Recorded July 16, 1912
Between 1900 and 1920 14 million immigrants came to the US from Europe. Although African-Americans had been portrayed as caricatures for years in minstrels shows, these new arrivals appeared in performances at museums, circuses and variety houses as “dialect acts” – German dialects, Irish dialects, Jewish/Yiddish dialects as well as African American dialects were all extremely common at the time. The comedy came from the mangling of the English language and misunderstanding of ideas as they were new to life in America. These stereotypes fostered prejudices against these groups but were popular in music and stage. They continued as vaudeville developed and very little stigma was attached to them. Some even considered these portrayals as sympathetic to the plight of minority groups.
Joseph Morris Weber and Lew Fields (born Moses Schoenfeld) teamed up together in a “Dutch” act, portraying German immigrants Mike and Meyer. Weber played Mike, the short, clever schemer always trying to involve Fields’ Meyer, the tall simple one in some caper or ruse. They became one of the most popular and profitable acts in vaudeville opening the Weber and Fields Music Hall in 1896 where they produced very successful satires of popular Broadway shows they called “burlesques”.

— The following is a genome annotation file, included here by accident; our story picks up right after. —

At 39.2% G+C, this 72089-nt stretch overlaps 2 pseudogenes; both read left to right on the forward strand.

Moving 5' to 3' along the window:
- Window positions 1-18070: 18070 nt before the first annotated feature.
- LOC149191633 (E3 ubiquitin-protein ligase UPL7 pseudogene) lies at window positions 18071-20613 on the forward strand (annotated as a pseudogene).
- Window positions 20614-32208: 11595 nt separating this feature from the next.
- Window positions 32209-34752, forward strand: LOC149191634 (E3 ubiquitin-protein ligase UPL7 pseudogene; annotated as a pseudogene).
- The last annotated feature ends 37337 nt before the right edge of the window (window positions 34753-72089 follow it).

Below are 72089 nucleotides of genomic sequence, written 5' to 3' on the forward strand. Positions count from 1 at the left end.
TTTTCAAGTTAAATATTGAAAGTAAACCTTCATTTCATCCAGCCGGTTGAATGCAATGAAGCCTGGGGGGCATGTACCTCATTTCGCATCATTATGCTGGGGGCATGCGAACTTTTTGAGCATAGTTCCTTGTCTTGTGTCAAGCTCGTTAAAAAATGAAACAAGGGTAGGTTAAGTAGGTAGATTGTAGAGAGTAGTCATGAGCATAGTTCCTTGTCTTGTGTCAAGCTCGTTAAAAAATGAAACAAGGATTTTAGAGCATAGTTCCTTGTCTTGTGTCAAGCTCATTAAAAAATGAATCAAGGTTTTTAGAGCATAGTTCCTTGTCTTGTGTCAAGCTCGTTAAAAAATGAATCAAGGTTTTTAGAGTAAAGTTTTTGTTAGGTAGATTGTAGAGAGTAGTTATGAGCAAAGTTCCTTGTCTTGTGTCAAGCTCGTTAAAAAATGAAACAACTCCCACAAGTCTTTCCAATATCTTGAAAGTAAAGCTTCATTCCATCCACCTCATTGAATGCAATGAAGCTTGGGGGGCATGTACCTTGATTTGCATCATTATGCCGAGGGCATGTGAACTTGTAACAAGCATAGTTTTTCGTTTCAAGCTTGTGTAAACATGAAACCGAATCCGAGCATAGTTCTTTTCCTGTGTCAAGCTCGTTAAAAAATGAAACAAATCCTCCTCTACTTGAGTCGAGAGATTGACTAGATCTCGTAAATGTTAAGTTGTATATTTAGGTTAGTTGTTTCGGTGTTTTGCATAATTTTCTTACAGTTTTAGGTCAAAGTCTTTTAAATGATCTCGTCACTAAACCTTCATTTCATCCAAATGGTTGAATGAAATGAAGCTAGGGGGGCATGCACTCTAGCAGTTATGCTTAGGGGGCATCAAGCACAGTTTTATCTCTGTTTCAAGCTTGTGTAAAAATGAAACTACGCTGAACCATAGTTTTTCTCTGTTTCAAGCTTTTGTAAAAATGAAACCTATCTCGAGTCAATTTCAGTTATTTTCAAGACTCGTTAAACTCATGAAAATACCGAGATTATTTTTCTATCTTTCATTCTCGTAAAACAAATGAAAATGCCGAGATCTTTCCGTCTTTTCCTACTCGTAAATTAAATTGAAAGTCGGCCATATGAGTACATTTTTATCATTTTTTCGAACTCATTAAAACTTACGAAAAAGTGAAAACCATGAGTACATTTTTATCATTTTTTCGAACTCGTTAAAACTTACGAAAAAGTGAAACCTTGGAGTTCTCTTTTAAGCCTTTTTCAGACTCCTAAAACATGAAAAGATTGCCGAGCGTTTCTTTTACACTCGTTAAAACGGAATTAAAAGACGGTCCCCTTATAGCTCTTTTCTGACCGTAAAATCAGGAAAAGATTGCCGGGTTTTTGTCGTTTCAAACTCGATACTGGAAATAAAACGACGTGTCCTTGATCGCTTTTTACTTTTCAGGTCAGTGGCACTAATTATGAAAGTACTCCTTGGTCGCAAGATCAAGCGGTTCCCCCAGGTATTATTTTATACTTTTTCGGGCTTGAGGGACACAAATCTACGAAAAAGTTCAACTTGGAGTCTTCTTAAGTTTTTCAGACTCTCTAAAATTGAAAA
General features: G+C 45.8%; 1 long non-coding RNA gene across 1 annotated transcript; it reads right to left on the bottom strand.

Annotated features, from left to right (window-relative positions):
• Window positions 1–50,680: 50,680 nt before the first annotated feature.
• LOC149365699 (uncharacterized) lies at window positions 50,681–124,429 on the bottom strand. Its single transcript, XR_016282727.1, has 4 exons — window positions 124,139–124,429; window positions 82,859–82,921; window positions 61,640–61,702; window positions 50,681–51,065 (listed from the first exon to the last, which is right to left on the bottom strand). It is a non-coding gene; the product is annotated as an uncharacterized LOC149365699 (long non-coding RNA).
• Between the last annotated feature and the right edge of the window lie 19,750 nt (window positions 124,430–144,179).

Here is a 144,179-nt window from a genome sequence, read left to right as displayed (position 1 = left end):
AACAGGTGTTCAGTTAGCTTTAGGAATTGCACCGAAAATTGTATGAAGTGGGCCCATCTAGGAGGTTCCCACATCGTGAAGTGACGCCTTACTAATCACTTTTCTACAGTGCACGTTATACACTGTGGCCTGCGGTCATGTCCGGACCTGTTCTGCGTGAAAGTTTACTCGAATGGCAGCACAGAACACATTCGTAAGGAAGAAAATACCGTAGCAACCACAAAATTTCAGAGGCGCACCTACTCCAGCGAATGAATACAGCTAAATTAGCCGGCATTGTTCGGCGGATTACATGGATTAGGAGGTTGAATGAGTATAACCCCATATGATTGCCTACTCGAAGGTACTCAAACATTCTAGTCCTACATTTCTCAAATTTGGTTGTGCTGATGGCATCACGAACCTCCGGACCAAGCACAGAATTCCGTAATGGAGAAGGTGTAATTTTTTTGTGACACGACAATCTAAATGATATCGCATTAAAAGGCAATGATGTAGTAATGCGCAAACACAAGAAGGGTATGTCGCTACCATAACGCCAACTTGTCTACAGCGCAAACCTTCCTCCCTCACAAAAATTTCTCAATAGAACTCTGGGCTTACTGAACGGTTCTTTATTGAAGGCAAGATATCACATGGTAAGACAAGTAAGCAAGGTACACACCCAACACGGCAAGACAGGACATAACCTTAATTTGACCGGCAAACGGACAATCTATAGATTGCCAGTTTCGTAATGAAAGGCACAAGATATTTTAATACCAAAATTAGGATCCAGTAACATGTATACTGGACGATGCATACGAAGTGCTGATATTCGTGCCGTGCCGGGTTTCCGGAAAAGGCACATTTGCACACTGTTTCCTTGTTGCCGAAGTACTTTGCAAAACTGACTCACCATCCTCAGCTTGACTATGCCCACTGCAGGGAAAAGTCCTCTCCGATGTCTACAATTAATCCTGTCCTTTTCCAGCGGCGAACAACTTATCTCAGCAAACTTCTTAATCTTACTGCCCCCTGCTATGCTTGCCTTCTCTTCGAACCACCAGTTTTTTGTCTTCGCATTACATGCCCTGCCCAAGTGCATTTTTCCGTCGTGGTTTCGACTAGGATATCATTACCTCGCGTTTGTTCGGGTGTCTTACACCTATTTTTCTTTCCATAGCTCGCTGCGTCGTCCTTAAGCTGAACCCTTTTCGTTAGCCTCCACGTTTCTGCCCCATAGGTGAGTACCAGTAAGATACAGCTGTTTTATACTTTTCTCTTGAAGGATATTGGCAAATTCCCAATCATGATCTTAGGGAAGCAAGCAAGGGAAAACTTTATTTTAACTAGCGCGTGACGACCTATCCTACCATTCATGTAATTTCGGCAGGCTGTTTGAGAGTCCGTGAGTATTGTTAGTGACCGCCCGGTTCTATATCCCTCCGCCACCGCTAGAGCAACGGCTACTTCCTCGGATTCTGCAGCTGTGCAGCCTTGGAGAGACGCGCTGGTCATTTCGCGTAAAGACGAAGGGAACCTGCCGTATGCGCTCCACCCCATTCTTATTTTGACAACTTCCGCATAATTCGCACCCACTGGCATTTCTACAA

Their relationship was a testy one and the duo broke up in 1904. Fields took over the musical hall, producing many successful musicals. Weber continued to perform. With the developing popularity of records, they would occasionally team up again in the recording studio.
Edward Easton distributed and sold Edison phonographs and phonograph cylinders in Washington, DC, Maryland and Delaware. He called his company Columbia from the District of Columbia where he was located. Columbia broke ties with Edison in 1894 and continued making recording devices and recordings. They started making disc records in 1901 and in 1908 started to manufacture 10-inch discs with the recording grooves stamped into both sides of each disc called their “Double-Faced” discs. In July 1912 Columbia decided to make disc recordings only. Competing with both the Edison Phonograph Company cylinders and the Victor Talking Machine Company disc records, Columbia is one of the top three names in American recorded sound.
On July 16, 1912 Weber and Fields recorded SINGING SCENE for Columbia Phonograph.